3 Factors That Impact the Lightness (Color) of Hardwood Floors

Rod Lorenz

Many homeowners love the look of light-colored hardwood floors. They often ask; what is it about certain hardwood floors that makes them look so light? There are several ways to answer this question. Here are the three main factors.

  1. Species

  2. Stain
  3. Finish

The lightest colored hardwood floor species are:

Red Oak

Many are surprised to learn that Red Oak is lighter than White Oak. It has pinkish undertones and also has a stronger grain than White Oak, giving it a more traditional look.

White Oak

White Oak is smoother in comparison and has golden / green undertones. Compared to Red Oak, it is slightly harder.


Maple is generally the lightest colored hardwood. Its grain is very smooth, giving it a modern chic look. Maple is the best choice if you’re looking for super blonde wood in its natural form. The color variations of Maple also vary greatly depending on the grade.  

When you sand and refinish wood floors, they regain their raw hardwood appearance again. So if you have solid hardwood floors, you can get them to look lighter even if your floors currently have a dark stain on them. Even certain dark or red species such as Walnut or Cherry, can be made to appear lighter with the right stain treatment.


Natural stain is essentially clear. Applying this on a light-colored wood allows the natural color of the wood to shine through. Therefore, it will look different depending on the wood's various species, grades, and ages.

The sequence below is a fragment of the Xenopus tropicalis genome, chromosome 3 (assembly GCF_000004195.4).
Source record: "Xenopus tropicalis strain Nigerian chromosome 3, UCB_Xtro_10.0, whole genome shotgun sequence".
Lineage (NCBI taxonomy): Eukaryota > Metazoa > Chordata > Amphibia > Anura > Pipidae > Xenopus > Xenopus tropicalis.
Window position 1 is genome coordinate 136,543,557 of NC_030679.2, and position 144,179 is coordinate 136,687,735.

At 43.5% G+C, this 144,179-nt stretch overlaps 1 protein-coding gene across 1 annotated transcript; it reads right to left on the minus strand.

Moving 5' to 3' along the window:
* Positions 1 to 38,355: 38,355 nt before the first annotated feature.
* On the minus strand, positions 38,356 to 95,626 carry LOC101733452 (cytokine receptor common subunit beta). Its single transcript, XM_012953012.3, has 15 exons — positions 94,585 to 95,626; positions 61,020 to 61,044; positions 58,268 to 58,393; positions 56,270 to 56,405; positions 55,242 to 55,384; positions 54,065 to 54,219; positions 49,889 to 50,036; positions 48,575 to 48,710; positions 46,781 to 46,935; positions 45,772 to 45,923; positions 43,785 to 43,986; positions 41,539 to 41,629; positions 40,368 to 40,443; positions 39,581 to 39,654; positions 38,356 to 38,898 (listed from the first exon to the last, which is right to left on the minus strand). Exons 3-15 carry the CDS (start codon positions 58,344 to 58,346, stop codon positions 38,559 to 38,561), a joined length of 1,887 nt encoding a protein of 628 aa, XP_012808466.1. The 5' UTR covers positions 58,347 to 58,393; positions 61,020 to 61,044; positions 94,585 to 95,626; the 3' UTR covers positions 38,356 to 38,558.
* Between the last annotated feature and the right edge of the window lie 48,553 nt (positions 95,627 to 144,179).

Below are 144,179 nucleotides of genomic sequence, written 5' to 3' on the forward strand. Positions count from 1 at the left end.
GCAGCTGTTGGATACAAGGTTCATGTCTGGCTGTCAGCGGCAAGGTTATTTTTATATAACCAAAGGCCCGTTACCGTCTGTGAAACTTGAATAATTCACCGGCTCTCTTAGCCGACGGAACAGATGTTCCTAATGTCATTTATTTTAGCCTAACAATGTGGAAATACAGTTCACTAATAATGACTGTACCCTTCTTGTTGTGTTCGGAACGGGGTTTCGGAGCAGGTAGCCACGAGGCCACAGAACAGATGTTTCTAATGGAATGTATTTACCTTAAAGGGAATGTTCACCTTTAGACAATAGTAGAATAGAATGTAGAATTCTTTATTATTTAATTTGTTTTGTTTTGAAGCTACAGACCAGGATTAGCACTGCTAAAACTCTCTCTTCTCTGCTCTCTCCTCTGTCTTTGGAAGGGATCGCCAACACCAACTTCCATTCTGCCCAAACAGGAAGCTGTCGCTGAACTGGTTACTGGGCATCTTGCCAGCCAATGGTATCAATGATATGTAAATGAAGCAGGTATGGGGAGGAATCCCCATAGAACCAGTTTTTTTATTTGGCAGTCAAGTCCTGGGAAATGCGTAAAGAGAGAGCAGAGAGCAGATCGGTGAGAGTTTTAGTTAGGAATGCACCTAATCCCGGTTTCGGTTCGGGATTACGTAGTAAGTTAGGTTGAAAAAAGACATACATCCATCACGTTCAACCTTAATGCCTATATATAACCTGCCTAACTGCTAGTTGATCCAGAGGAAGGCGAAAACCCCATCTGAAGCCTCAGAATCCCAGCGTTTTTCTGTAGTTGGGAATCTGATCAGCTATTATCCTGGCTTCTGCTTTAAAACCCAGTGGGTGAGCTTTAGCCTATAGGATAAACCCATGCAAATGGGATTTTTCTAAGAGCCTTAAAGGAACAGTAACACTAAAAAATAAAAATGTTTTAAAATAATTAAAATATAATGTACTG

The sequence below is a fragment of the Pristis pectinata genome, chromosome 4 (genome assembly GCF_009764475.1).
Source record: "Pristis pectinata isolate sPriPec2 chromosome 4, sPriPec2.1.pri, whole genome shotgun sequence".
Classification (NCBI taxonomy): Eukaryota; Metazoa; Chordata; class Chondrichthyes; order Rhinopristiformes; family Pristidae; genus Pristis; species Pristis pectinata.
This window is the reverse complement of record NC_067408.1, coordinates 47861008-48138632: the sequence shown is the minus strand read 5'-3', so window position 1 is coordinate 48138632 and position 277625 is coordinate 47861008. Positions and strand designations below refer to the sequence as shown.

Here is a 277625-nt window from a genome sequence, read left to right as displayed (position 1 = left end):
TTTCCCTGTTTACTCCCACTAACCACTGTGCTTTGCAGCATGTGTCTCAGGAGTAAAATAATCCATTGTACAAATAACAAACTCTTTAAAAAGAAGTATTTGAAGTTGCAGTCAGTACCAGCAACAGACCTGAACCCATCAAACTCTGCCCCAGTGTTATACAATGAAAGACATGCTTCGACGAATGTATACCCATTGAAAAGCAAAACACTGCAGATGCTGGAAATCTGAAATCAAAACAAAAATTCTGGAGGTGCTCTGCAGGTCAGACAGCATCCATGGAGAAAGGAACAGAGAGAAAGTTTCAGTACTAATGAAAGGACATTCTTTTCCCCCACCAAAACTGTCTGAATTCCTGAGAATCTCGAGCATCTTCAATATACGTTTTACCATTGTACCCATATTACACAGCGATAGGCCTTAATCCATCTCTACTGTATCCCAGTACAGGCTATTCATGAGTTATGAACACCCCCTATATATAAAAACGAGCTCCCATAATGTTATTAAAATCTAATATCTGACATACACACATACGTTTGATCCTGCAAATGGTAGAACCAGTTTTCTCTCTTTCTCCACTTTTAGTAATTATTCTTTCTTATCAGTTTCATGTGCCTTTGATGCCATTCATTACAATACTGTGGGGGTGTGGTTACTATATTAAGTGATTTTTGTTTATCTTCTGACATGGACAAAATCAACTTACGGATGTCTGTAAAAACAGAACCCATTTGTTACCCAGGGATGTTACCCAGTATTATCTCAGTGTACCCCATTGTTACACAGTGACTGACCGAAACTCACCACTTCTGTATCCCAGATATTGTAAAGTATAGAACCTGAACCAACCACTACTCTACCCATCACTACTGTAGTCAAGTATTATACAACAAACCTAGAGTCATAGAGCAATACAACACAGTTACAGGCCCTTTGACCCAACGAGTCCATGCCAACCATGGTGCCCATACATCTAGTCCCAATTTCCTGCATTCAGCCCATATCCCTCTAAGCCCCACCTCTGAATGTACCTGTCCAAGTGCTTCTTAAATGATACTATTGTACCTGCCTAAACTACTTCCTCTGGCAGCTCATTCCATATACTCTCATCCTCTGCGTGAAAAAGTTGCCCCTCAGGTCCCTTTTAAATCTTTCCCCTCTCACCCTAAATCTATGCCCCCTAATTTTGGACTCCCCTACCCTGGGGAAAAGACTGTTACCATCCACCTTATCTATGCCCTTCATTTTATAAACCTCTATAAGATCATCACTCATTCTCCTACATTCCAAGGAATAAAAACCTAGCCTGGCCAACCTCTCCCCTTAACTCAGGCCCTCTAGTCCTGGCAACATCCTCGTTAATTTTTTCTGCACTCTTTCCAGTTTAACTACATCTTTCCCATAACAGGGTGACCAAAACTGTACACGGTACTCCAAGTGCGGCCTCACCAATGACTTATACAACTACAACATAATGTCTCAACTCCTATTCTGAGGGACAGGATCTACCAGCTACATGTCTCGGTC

White Wash

Whitewash gives the wood a refreshed and contemporary look. It complements well with cool-toned walls, such as whites, grays, and light blues. Using whitewash is a great way to add more light and brightness to your home.

Light Grey

Light grey is a version of whitewash. It is a mixture of white or grey and ebony, allowing for options that range from light grey to dark grey. Depending on the wood species it is applied to, light grey can give a home a refreshed look and may even turn out slightly lighter than natural.

We use two broad classes of finish:

  • Swedish
  • Water based

Water-borne will be lighter than its oil-based counterpart. Over time, oil-based finish will darken certain species and colors, which is not necessarily bad. But if you would like to avoid seeing your hardwood floors darken over time, it’s better to go for a water-borne poly.

You can use either water-borne or oil-based poly for the Red Oak unless you are using a white or grey stain; in this case, you would need a water-borne poly. White Oak also works well with either polyurethane, except again if you use white or grey stains.


Beautiful light-colored hardwood floors are possible with both newly installed floors or preexisting floors. With old floors, you can refinish the wood and go natural or use a whitewash stain. And if you want to go even lighter, consider a water-borne urethane.

If you are considering light colored floors, talk to one of our hardwood floor experts. They can help you make all the right choices to get the floor of your dreams.

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